Are all organs the same…. or are some different?


If ‘being an organist’ was all about just playing an organ, it would be fairly predictable, safe and uneventful! But, as most people who choose to follow this noble profession will know – uneventful it ain’t!

You get to meet people at important times of their lives, births, marriages and deaths, and that alone is a real privelige. As told before, our job on one level is just to advise on choices of suitable music for a special occasion usually a wedding, and you develop a certain rapport with the excited couple, (and, of course, the bride’s mother!)

Sometimes, I even get invited to the wedding reception. Many years ago a younger, slimmer and slightly gaunt version of stmarysorganist naïvely accepted the invitiation – in retrospect, I think the couple felt sorry for me and probably thought I needed a good meal!! So there was I, at a rather well-heeled ‘do’, sitting at an enormous circular table which was brimming with farmers and their families, who all knew each other, understood each other’s sustainable agricultural techniques, use of crop waste and animal manure, and conversations were flowing aplenty around the table.

I don’t know about you, but after spending minutes trying to pick out a thread of conversation I understood, I resorted to concentrating on my own feeding trough. I avoided extraneous eye-contact with any other fellow diners – a technique which worked for most of the meal, until a silence fell around the table. I realised I was being sympathetically scutinised by dozens of pairs of eyes, and after introducing myself as “just the organist”, a pregnant pause was waiting to be filled with some memorable or witty anecdote…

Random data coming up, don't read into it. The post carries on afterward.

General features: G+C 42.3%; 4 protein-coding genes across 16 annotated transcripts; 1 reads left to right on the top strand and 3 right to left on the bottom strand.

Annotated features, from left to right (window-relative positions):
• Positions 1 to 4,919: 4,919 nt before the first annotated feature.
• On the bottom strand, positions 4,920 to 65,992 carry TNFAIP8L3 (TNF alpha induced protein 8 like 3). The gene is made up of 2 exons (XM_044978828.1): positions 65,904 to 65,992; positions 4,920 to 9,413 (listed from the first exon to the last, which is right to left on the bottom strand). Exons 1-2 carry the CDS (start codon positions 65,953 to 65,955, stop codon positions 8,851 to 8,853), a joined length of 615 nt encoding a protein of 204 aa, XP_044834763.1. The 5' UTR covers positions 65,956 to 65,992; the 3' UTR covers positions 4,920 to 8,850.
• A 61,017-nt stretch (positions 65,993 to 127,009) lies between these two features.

It was then that one guest, being extremely polite asked in all bumbling seriousness ” So – the organist, heh? Well now, tell me – are all organs the same…. or are some different?”

My chance to introduce the assembled bunch into my world had finally come. But at the crucial moment, images of the Atlantic City Convention Hall Organ became merged with the Thomas electronic I had learnt on at home – how could I begin to explain the glorious variety that we encounter with every instrument?

So my answer, which still baffles me to this day, came out meekly –

“Yes, many organs are the same…. but some are different….”

I had blown it, there was no possible recovery. I had let down the ‘King of Instruments’ and this assembled group continued with “Anyway, Ned – where do you buy your horse-sh*t from?”

To experience the wide variety of organs around, you need to go on a choir tour! This will inevitably throw up all sorts of instruments and places, one worth naming is St Bartholemew in Sitges – a venue of romantic beauty with an instrument to match.

St Bartholomew Church in the dark

This organ was a totally unexpected gem (G Grenzing 1985), and I enjoyed this experience from rehearsal to the end of the concert! The only negatve was the abject pain I had when playing the ‘Trompetta en Chamade’ which were a row of horizontal trumpets perched within a foot of my head, and there was no means of protecting my ears from the head-shattering scream that came out of those pipes!

ad sitges

( I did manage to get a recording of ‘Danses et Estampes’ by Jan de Lublin from this concert – Listen to it here).

One moment when the instument completely underwhelmed my overblown epectations was on a visit to a Cypriot convent, where with great excitement I discussed with our organ scholar, which great pillars of the organ repertoire we would play on this anticipated ‘tour de force’ of the organ world. There was no internet back then, so prior research had been limited to some fruitless letters requesting specifications.